SMITH COUNTY, TX (KLTV) -Each of the four Smith County Sheriff Candidates were given a questionnaire comprised of questions that were developed in large-part by members of our audience. A while back, followers of the KLTV Facebook page were asked what question they'd ask the Smith County Sheriff Candidates themselves, if given the chance. These questions, in conjunction with hot-button items developed by members of the KLTV staff, are listed below, with the candidate's responses (denoted by italics)
**NOTE: ABSOLUTELY NO EDITS WERE MADE TO THE CANDIDATE'S RESPONSES.**
1. Technology is constantly changing and advancing; what technological advances would you like to introduce to the Smith County Sheriff's Department?
Technological advances that would improve the safety and security of the Sheriff's deputies and enhance our ability to solve crimes committed against our citizens will be a top priority. I have already introduced Smith County to the Spheron 360° camera system and the Total Station for Forensic Mapping. Because of this, Smith County is already among the cutting-edge counties using this technology. These instruments allow for crime scene documentation, which enhances many facets of a criminal investigation. After introducing this new technology to our District Attorney's office subsequent to the 2010 Church Fires Investigation, DA Matt Bingham purchased the equipment. I trained Texas Ranger Brent Davis in its implementation. It is currently being utilized in trials in Smith County. Another needed technology is a GPS system in the departmental vehicles that would allow Sheriff's Office communications to know the location of each vehicle for more effective and efficient dispatching of officers. Intermediate "use of force" technology – such as tasers – should be utilized; however, the proper training with these tools must be provided prior to implementation. Each patrol deputy should be equipped with and trained on the use of basic technology such as fingerprint lifting and the use of digital cameras for the collection of physical evidence at crime scenes, such burglaries. This cross-training and wise use of technology will increase our likelihood of solving burglaries for our citizens because even our patrol officers will be prepared with basic crime scene training and the right tools to do the job!
2. What are immediate changes, say in your first 90 days in office, that you'd like to make if elected?
1) My first change would be to improve the communications and patrol divisions. I would do this by creating smaller patrol zones for the patrol officers and by utilizing reserve deputies, thus putting more personnel on rural subdivision streets and county roads immediately. 2) The communications division needs a supervisory-trained and experienced deputy onsite fielding calls from the public and assisting the communications personnel in responding quickly, properly, and professionally to our citizens. 3) I would also immediately review the policy and procedure manual and institute needed revisions. The updated/upgraded policy and procedure manual will be distributed to each employee; they will be required to read and sign off on the manual in order to hold them accountable. In addition, I would immediately raise the bar regarding expectations for the highest standards of conduct, professionalism, and job duties for each of the employees of the Sheriff's Office and again "hold them accountable." 4) There will be a staffing review. I will put the proper personnel in the proper positions for which they are best trained and suited. I will then provide them with the short-range and long-range goals of the Sheriff's Office; provide them with the training, tools, equipment, and roadmap of how to achieve those goals, and then get out of their way and allow them to do their job. I will never ask my staff to do anything I would not be prepared to do myself.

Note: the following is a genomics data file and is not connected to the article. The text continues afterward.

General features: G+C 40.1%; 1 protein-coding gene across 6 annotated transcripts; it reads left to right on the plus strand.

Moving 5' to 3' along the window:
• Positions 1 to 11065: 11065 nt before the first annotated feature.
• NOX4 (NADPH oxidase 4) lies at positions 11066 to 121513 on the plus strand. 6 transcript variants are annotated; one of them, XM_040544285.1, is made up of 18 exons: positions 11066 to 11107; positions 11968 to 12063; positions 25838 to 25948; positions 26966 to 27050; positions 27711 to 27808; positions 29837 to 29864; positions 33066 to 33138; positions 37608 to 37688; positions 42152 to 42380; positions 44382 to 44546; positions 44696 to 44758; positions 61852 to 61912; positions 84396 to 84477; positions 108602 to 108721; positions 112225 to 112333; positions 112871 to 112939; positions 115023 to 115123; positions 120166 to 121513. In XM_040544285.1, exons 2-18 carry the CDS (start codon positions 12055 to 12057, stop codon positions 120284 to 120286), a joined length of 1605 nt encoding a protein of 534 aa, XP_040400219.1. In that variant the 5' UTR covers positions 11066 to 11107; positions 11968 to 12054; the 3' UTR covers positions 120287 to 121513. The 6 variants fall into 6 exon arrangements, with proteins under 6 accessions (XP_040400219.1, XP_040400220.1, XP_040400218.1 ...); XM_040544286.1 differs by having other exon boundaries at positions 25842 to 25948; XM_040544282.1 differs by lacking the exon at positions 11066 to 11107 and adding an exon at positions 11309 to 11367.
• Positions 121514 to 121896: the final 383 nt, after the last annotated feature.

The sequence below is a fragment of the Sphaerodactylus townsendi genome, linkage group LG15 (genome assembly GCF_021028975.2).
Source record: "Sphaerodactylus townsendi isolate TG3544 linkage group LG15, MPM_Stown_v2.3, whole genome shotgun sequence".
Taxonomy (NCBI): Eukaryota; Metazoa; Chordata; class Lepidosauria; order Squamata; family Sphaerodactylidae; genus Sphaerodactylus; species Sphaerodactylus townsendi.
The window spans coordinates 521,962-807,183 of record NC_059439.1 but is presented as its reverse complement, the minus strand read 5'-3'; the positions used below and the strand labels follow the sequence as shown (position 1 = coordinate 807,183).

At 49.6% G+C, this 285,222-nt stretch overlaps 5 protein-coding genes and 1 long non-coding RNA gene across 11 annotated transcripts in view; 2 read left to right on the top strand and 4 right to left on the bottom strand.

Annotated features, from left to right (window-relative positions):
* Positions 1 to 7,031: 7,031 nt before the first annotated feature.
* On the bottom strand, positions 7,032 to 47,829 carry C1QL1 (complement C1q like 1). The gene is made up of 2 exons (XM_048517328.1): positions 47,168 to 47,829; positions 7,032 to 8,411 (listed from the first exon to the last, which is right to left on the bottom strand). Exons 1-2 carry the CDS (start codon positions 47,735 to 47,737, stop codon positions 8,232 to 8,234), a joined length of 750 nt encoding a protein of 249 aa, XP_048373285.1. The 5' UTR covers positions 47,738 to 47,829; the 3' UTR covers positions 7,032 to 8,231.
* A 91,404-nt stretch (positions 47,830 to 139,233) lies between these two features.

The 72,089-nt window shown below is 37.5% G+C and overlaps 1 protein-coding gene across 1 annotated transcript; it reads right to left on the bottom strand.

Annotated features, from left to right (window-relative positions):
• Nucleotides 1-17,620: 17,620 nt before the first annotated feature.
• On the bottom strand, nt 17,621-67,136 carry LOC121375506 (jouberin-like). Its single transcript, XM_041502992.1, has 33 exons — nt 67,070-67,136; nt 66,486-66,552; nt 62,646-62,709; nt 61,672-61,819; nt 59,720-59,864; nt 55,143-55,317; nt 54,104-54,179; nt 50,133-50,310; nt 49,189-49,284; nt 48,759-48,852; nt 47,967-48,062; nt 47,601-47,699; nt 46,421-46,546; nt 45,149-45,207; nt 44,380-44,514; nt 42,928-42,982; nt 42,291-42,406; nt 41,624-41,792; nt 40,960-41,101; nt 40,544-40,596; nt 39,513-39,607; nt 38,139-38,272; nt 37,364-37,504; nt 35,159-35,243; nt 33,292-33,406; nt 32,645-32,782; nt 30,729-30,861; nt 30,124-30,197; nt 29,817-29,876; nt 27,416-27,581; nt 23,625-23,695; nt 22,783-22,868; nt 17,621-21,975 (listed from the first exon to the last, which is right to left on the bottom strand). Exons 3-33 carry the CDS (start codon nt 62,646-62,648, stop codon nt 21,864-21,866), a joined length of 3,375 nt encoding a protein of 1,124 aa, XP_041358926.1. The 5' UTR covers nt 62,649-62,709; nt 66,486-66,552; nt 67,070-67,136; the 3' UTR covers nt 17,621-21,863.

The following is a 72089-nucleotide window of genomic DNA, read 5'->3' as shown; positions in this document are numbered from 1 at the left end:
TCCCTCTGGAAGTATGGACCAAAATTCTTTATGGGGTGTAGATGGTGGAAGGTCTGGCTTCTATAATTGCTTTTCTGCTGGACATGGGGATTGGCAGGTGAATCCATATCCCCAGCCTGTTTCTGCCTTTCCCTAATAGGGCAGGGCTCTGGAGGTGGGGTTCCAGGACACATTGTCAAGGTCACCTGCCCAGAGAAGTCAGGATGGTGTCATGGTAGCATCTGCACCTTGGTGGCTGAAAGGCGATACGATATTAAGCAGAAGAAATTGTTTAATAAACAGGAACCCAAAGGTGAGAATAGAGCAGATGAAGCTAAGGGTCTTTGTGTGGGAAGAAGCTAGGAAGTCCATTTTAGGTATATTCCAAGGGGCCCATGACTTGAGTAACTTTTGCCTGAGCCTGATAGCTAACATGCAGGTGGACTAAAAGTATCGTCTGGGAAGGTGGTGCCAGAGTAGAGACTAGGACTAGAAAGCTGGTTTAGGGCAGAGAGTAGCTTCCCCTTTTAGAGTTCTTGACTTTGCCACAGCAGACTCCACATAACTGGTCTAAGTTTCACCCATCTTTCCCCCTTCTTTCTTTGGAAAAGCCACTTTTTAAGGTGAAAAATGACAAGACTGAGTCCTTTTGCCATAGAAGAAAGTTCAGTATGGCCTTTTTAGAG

3. We asked people on our social media sites what they would like to ask you as a candidate for Sheriff; one of the things that came up several times was the issue of response time, especially for people who live in the far northern reaches of the county. For example, one man alleges that he called in a possible shooting and the response time was over an hour, according to him. What will be done to assure residents on the perimeter of Smith County that they will receive prompt, consistent law enforcement protection from the Sheriff's office?
The answer to this question was provided in #2 above. More deputies on the streets with smaller geographical areas of responsibility and the appropriate use of seasoned and experienced reserve deputies will go a long way in providing better response time for service calls. If elected, I also plan to put two criminal investigators on a rotating shift with patrol. This will allow the criminal investigators to teach patrol officers what is needed at crime scenes to properly preserve crime scene evidence. This is absolutely essential in raising our ability to solve crimes, such as burglaries.